Back when APM got started, it was used to monitor complex applications that ran on relatively few servers and changed once a year or even less frequently. Now applications are distributed across thousands or even tens of thousands of servers, and they change daily. This requires management vendors to collect more types of data, and to collect this data more frequently which turns APM into a big data problem.
The AppDynamics Big Data Release
This week, AppDynamics announced its Summer 2014 release with a host of major new features. The most interesting of these features is that AppDynamics has decided to put its metric data into an open-source big data back end—Hadoop. This has several implications for the management software industry:
- Like ExtraHop, which has just announced that it has “set [its] data free,” AppDynamics is now taking a leadership position in letting customers use their data for any use case imaginable by putting that data in an open-source database.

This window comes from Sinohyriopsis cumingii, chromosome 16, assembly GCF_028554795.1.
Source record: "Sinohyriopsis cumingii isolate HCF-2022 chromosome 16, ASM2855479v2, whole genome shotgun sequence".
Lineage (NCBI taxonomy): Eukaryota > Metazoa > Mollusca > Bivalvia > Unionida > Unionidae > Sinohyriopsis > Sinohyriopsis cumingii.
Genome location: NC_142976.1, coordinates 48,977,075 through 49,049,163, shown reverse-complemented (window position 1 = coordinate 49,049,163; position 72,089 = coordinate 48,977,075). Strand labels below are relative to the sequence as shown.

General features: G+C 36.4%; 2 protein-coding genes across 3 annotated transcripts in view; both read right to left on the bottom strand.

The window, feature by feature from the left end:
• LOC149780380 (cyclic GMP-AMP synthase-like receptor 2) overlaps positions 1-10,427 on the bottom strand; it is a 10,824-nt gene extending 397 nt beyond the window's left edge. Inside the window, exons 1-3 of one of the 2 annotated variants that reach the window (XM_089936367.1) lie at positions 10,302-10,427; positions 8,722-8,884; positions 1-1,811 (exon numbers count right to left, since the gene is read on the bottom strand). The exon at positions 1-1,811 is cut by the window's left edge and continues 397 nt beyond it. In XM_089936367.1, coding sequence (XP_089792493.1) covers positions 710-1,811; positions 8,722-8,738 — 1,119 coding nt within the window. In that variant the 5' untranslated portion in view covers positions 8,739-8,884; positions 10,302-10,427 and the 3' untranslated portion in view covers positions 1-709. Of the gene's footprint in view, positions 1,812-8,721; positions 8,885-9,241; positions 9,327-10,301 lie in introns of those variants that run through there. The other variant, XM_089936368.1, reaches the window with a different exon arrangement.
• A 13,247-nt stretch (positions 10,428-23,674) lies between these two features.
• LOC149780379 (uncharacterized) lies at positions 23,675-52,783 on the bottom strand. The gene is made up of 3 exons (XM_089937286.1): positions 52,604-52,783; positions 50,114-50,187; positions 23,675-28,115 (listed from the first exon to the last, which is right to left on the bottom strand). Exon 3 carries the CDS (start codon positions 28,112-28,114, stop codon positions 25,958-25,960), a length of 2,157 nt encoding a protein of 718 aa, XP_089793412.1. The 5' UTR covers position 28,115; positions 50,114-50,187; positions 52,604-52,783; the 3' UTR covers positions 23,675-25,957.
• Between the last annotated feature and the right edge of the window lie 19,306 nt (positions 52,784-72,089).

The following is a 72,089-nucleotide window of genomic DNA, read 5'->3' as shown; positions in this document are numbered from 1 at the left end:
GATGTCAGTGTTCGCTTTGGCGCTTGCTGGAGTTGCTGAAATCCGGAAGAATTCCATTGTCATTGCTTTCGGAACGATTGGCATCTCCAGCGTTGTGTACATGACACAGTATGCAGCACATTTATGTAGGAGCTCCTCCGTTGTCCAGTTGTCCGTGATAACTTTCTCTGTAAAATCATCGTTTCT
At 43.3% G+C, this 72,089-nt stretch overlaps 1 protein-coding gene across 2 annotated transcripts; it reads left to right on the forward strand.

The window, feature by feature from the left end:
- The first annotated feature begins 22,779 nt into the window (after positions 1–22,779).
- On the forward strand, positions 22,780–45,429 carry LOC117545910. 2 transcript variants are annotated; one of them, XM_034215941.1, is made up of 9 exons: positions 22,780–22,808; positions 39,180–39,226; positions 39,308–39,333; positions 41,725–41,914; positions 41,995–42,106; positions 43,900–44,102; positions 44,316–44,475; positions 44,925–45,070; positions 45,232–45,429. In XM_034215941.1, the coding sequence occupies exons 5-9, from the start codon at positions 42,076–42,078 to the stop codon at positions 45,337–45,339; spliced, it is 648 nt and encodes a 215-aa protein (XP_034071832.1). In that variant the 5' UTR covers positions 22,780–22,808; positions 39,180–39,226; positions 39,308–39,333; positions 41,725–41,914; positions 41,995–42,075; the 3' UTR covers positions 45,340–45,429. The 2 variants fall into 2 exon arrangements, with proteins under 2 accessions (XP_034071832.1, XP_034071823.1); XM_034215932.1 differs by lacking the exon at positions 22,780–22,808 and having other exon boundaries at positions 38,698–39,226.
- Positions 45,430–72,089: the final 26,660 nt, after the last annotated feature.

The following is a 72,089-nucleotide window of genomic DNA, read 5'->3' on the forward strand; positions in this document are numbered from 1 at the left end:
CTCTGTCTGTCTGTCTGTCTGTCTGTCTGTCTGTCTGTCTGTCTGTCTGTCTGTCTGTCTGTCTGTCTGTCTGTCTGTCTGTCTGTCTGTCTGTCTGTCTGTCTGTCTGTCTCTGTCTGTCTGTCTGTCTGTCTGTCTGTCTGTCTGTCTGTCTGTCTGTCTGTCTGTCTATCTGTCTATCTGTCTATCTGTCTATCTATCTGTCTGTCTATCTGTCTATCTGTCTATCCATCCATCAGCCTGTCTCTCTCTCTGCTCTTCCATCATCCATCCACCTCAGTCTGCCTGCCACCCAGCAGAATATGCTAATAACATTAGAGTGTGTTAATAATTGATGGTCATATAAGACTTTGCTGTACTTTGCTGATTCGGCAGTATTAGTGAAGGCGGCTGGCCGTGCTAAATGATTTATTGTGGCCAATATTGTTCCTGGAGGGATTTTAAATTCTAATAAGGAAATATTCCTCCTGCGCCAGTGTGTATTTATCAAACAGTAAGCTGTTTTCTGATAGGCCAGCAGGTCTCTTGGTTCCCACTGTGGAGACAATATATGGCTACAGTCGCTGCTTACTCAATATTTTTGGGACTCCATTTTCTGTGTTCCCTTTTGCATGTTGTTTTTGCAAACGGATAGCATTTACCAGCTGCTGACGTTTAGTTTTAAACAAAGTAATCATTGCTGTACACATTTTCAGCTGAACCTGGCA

- This sharpens the distinction between “commodity data” and “valuable data.” Commodity data is data that is collected by operating systems and devices and made freely available via management APIs, like the vSphere API, WMI, SNMP, and SMIS. Valuable data, like that which AppDynamics collects (detailed interactions of transactions with their application run times across an N-tier system), can only be collected the “hard way,” which is through world-class instrumentation designed with great care by people who really know what they are doing.
- If ExtraHop and AppDynamics are willing to set their “valuable” data free, then what justification is there for a vendor that just collects commodity operating system or network statistics to lock its data up in a vendor-proprietary data store?
You can read more about the new AppDynamics release at the links below:
Splunk no longer has the big data pond to itself in the management software arena. Both ExtraHop and AppDynamics have delivered significant innovations based on open source big data back ends.